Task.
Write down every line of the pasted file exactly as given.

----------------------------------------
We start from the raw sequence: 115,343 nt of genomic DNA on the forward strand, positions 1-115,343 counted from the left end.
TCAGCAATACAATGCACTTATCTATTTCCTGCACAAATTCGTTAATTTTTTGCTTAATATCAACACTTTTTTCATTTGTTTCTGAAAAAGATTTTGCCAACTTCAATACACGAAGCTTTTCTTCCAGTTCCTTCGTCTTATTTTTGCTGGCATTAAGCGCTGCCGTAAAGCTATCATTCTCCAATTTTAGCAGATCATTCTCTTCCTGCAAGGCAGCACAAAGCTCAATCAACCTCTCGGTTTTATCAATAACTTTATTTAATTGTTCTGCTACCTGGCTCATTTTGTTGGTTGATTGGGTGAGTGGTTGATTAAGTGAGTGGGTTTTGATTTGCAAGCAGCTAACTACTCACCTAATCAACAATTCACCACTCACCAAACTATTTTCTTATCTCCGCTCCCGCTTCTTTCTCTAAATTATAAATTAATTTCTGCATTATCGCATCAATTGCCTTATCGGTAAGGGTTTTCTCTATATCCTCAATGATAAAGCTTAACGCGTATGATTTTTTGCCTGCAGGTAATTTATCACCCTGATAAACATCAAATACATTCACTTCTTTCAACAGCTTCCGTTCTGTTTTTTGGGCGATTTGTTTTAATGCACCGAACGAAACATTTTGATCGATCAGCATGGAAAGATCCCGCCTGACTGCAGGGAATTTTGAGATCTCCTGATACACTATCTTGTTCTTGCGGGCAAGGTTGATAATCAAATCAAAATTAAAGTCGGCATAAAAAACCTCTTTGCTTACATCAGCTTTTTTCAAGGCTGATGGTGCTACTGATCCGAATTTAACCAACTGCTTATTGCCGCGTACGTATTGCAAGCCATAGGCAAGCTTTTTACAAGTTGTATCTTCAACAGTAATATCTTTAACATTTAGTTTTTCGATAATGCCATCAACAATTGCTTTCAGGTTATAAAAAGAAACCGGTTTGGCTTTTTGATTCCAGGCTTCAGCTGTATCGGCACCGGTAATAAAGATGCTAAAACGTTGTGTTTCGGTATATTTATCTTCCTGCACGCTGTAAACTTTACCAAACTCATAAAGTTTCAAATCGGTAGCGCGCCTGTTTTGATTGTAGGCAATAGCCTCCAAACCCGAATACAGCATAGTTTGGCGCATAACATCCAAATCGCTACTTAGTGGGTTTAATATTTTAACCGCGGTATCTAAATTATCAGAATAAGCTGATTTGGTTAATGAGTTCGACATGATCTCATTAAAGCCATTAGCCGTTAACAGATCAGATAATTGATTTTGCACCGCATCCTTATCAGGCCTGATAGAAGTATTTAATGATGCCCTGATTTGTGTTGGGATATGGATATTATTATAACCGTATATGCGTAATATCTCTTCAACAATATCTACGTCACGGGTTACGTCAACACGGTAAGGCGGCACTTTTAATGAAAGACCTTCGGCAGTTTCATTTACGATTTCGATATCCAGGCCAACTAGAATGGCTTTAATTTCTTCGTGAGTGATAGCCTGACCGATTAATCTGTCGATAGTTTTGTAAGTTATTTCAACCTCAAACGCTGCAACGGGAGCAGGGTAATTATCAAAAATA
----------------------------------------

We start from the raw sequence: 115,343 nt of genomic DNA on the forward strand, positions 1-115,343 counted from the left end.
TCAGCAATACAATGCACTTATCTATTTCCTGCACAAATTCGTTAATTTTTTGCTTAATATCAACACTTTTTTCATTTGTTTCTGAAAAAGATTTTGCCAACTTCAATACACGAAGCTTTTCTTCCAGTTCCTTCGTCTTATTTTTGCTGGCATTAAGCGCTGCCGTAAAGCTATCATTCTCCAATTTTAGCAGATCATTCTCTTCCTGCAAGGCAGCACAAAGCTCAATCAACCTCTCGGTTTTATCAATAACTTTATTTAATTGTTCTGCTACCTGGCTCATTTTGTTGGTTGATTGGGTGAGTGGTTGATTAAGTGAGTGGGTTTTGATTTGCAAGCAGCTAACTACTCACCTAATCAACAATTCACCACTCACCAAACTATTTTCTTATCTCCGCTCCCGCTTCTTTCTCTAAATTATAAATTAATTTCTGCATTATCGCATCAATTGCCTTATCGGTAAGGGTTTTCTCTATATCCTCAATGATAAAGCTTAACGCGTATGATTTTTTGCCTGCAGGTAATTTATCACCCTGATAAACATCAAATACATTCACTTCTTTCAACAGCTTCCGTTCTGTTTTTTGGGCGATTTGTTTTAATGCACCGAACGAAACATTTTGATCGATCAGCATGGAAAGATCCCGCCTGACTGCAGGGAATTTTGAGATCTCCTGATACACTATCTTGTTCTTGCGGGCAAGGTTGATAATCAAATCAAAATTAAAGTCGGCATAAAAAACCTCTTTGCTTACATCAGCTTTTTTCAAGGCTGATGGTGCTACTGATCCGAATTTAACCAACTGCTTATTGCCGCGTACGTATTGCAAGCCATAGGCAAGCTTTTTACAAGTTGTATCTTCAACAGTAATATCTTTAACATTTAGTTTTTCGATAATGCCATCAACAATTGCTTTCAGGTTATAAAAAGAAACCGGTTTGGCTTTTTGATTCCAGGCTTCAGCTGTATCGGCACCGGTAATAAAGATGCTAAAACGTTGTGTTTCGGTATATTTATCTTCCTGCACGCTGTAAACTTTACCAAACTCATAAAGTTTCAAATCGGTAGCGCGCCTGTTTTGATTGTAGGCAATAGCCTCCAAACCCGAATACAGCATAGTTTGGCGCATAACATCCAAATCGCTACTTAGTGGGTTTAATATTTTAACCGCGGTATCTAAATTATCAGAATAAGCTGATTTGGTTAATGAGTTCGACATGATCTCATTAAAGCCATTAGCCGTTAACAGATCAGATAATTGATTTTGCACCGCATCCTTATCAGGCCTGATAGAAGTATTTAATGATGCCCTGATTTGTGTTGGGATATGGATATTATTATAACCGTATATGCGTAATATCTCTTCAACAATATCTACGTCACGGGTTACGTCAACACGGTAAGGCGGCACTTTTAATGAAAGACCTTCGGCAGTTTCATTTACGATTTCGATATCCAGGCCAACTAGAATGGCTTTAATTTCTTCGTGAGTGATAGCCTGACCGATTAATCTGTCGATAGTTTTGTAAGTTATTTCAACCTCAAACGCTGCAACGGGAGCAGGGTAATTATCAAAAATA